Huxley Aldous - The Perennial Philosophy


Author : Huxley Aldous (Huxley Aldous Leonard)
Title : The Perennial Philosophy
Year : 1946

Link download : Huxley_Aldous_-_The_Perennial_Philosophy.zip

PHILOSOPHIA PERENNIS the phrase was coined by Leibniz ; but the thing the metaphysic that recognizes a divine Reality substantial to the world of things and lives and minds ; the psychology that finds in the soul something similar to, or even identical with, divine Reality; the ethic that places man's final end in the knowledge of the immanent and transcendent Ground ofall being the thing is immemorial and universal. Rudiments of the Perennial Philosophy may be found among the traditionary lore of primitive peoples in every region of the world, and in its fully developed forms it has a place in every one of the higher religions. A version of this Highest Common Factor in all preceding and subsequent theologies was first committed to writing more than twenty-five centuries ago, and since that time the inexhaustible theme has been treated again and again, from the standpoint of every religious tradition and in all the principal languages of Asia and Europe. In the pages that follow I have brought together a number of selections from these writings, chosen mainly for their significance because they effectively illustrated some particular point in the general system of the Perennial Philosophy but also for their intrinsic beauty and memorableness. These selections are arranged under various heads and embedded, so to speak, in a commentary of my own, designed to illustrate and connect, to develop and, where necessary, to elucidate. Knowledge is a function of being. When there is a change in the being of the knower, there is a corresponding change in the nature and amount of knowing. For example, the being of a child is transformed by growth and education into that of a man ; among the results of this transformation is a revolutionary change in the way of knowing and the amount and character of the things known. As the individual grows up, his knowledge becomes more conceptual and systematic in form, and its factual, utilitarian content is enormously increased. But these gains are offset by a certain deterioration in the quality of immediate apprehension, a blunting and a loss of intuitive power. Or consider the change in his being which the scientist is able to induce mechanically by means of his instruments. Equipped with a spectroscope and a sixty-inch reflector an astronomer becomes, so far as eyesight is concerned, a superhuman creature; and, as we should naturally expect, the knowledge possessed by this superhuman creature is very different, both in quantity and quality, from that which can be acquired by a stargazer with unmodified, merely human eyes. Nor are changes in the knower's physiological or intellectual being the only ones to affect his knowledge. What we know depends also on what, as moral beings, we choose to make ourselves. Practice,' in the words of William James, may change our theoretical horizon, and this in a twofold way : it may lead into new worlds and secure new powers. Knowledge we could never attain, remaining what we are, may be attainable in consequence of higher powers and a higher life, which we may morally achieve. To put the matter more succinctly, Blessed are the pure in heart, for they shall see God.' And the same idea has been expressed by the Sufi poet, Jalal-uddin Rumi, in terms of a scientific metaphor : The astrolabe of the mysteries of God is love. This book, I repeat, is an anthology of the Perennial Philosophy; but, though an anthology, it contains but few extracts from the writings of professional men of letters and, though illustrating a philosophy, hardly anything from the professional philosophers. The reason for this is very simple. The Perennial Philosophy is primarily concerned with the one, divine Reality substantial to the manifold world of things and lives and minds. But the nature of this one Reality is such that it cannot be directly and immediately apprehended except by those who have chosen to fulfil certain conditions, making themselves loving, pure in heart, and poor in spirit. Why should this be so ? We do not know. It is just one of those facts which we have to accept, whether we like them or not and however implausible and unlikely they may seem. Nothing in our everyday experience gives us any reason for supposing that water is made up of hydrogen and oxygen; and yet when we subject water to certain rather drastic treatments, the nature of its constituent elements becomes manifest. Similarly, nothing in our everyday experience gives us much reason for supposing that the mind of the average sensual man has, as one of its constituents, something resembling, or identical with, the Reality substantial to the manifold world; and yet, when that mind is subjected to certain rather drastic treatments, the divine element, of which it is in part at least composed, becomes manifest, not only to the mind itself, but also, by its reflection in external behaviour, to other minds. It is only by making physical experiments that we can discover the intimate nature of matter and its potentialities. And it is only by making psychological and moral experiments that we can discover the intimate nature of mind and its potentialities. In the ordinary circumstances of average sensual life these potentialities of the mind remain latent and unmanifested. If we would realize them, we must fulfil certain conditions and obey certain rules, which experience has shown empirically to be valid. ...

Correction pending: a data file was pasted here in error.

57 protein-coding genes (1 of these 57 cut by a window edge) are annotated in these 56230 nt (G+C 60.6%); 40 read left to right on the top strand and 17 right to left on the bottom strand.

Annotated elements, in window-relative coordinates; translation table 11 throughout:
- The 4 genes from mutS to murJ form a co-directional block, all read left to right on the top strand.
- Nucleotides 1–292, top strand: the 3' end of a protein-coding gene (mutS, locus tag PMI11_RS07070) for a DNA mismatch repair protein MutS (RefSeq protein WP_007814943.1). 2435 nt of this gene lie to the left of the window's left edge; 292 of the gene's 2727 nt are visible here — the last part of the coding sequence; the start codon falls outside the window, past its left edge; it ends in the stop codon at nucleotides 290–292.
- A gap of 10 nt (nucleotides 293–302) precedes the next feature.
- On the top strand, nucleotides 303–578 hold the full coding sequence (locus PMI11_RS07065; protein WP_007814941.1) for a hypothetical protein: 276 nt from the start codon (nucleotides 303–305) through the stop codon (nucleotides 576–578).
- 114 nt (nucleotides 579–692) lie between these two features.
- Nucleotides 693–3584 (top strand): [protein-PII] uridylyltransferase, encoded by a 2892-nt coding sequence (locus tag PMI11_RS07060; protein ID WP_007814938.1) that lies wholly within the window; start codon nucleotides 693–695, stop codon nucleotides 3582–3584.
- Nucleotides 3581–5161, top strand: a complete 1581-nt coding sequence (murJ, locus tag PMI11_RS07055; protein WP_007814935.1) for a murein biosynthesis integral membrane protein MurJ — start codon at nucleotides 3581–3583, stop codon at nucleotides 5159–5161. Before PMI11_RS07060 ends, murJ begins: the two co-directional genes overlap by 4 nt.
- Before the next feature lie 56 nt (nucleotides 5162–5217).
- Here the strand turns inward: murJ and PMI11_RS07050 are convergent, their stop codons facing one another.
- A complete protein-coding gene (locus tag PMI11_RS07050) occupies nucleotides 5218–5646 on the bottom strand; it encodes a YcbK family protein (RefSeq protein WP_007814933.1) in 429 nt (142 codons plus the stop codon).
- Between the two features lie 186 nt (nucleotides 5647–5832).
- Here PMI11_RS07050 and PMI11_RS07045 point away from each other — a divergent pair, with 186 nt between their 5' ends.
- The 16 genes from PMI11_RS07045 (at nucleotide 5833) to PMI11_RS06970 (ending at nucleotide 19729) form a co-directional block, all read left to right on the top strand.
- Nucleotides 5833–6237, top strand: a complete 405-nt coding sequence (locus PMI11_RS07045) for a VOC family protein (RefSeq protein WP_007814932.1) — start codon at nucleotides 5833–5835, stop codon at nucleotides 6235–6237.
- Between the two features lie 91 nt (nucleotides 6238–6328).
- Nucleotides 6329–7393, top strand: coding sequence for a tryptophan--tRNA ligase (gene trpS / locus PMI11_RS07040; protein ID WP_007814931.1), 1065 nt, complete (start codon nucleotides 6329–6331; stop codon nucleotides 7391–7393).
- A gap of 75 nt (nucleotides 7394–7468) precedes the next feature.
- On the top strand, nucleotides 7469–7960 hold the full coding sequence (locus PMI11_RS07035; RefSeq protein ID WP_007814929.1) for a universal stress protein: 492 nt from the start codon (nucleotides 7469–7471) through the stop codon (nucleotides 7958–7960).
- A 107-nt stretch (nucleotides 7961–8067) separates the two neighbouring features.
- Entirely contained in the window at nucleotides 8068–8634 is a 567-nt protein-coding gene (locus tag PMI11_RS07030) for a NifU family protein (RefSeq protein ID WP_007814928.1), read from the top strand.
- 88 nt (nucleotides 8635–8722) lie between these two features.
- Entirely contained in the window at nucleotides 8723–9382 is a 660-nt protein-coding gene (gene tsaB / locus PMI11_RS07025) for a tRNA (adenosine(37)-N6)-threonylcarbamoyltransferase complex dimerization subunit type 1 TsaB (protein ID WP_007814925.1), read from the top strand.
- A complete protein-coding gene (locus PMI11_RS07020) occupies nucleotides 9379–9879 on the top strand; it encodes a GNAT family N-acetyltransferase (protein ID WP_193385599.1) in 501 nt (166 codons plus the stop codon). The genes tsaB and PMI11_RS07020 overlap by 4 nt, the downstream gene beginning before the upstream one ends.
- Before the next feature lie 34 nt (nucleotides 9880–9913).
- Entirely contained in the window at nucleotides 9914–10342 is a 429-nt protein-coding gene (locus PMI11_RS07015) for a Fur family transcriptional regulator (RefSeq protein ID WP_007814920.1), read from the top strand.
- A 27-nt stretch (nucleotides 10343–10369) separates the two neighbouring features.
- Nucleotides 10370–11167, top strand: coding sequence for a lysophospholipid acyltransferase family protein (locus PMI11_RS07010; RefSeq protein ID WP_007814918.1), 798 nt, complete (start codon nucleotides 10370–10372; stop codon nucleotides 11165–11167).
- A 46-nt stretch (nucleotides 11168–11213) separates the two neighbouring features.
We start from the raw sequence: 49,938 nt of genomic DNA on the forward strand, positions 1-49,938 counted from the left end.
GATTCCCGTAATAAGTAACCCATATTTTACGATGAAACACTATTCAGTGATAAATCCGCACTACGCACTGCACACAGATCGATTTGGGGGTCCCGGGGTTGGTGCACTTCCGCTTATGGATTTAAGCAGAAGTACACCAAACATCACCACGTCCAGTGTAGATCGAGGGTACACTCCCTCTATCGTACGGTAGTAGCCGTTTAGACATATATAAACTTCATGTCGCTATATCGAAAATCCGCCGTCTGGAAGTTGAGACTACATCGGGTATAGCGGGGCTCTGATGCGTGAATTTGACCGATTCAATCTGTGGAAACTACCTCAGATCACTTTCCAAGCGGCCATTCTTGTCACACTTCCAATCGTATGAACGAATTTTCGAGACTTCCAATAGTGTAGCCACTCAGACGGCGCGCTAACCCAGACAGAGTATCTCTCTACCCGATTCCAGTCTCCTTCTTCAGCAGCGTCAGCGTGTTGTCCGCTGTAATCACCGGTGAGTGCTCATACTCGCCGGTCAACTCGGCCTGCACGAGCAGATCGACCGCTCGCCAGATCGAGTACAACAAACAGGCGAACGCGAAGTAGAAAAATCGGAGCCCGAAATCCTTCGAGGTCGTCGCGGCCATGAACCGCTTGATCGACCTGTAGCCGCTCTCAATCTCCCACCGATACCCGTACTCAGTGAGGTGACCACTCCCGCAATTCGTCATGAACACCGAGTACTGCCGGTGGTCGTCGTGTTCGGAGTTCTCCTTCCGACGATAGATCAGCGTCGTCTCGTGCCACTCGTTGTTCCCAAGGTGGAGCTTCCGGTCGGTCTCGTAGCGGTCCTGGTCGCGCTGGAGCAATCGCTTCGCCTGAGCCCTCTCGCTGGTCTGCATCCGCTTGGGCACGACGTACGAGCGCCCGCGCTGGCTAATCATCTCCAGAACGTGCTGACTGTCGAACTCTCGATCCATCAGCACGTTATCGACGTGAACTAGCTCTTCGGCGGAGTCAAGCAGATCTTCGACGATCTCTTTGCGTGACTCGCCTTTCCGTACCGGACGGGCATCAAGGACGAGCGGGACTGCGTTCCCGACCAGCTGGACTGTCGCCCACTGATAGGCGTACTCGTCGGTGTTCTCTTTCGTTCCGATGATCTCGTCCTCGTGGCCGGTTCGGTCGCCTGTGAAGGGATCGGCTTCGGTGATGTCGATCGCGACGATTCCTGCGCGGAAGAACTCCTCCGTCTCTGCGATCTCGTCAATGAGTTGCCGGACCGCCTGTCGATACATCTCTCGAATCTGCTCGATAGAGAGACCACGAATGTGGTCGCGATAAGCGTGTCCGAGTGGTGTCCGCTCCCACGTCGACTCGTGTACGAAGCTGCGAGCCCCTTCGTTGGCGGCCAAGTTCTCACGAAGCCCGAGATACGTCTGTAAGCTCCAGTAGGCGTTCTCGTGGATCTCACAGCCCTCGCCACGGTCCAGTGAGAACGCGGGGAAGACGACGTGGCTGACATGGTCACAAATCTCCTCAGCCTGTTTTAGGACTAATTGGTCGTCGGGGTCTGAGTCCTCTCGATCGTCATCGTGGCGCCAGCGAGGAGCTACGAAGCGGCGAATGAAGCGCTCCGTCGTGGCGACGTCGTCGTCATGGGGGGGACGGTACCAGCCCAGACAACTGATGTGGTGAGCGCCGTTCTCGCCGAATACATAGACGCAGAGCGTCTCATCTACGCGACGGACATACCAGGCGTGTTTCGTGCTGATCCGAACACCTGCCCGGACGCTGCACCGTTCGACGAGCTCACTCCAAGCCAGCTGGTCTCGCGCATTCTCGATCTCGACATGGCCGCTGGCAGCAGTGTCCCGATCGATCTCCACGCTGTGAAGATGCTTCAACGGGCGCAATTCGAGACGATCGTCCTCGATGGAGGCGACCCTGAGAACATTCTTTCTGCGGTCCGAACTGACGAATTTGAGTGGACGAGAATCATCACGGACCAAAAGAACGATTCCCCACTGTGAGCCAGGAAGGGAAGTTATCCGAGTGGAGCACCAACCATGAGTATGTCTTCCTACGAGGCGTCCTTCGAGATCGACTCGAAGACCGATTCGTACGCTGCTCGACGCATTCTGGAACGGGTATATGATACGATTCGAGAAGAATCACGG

1563 reads

Books

You might also like

Kelley Harrell S. - Runic book of days

Author : Kelley Harrell S. Title : Runic book of days A guide to living the annual cycle of rune...

Continue reading

Jones Prudence - Pennick Nigel - A history of pagan Europe

Authors : Jones Prudence - Pennick Nigel Title : A history of pagan Europe Year : 1995 Link...

Continue reading

Patterson James - Filthy rich

Authors : Patterson James - Connolly John - Malloy Tim Title : Filthy rich A powerful Billionaire,...

Continue reading



Donate


Balder Ex-Libris
Review of books rare and missing


Balder Ex-Libris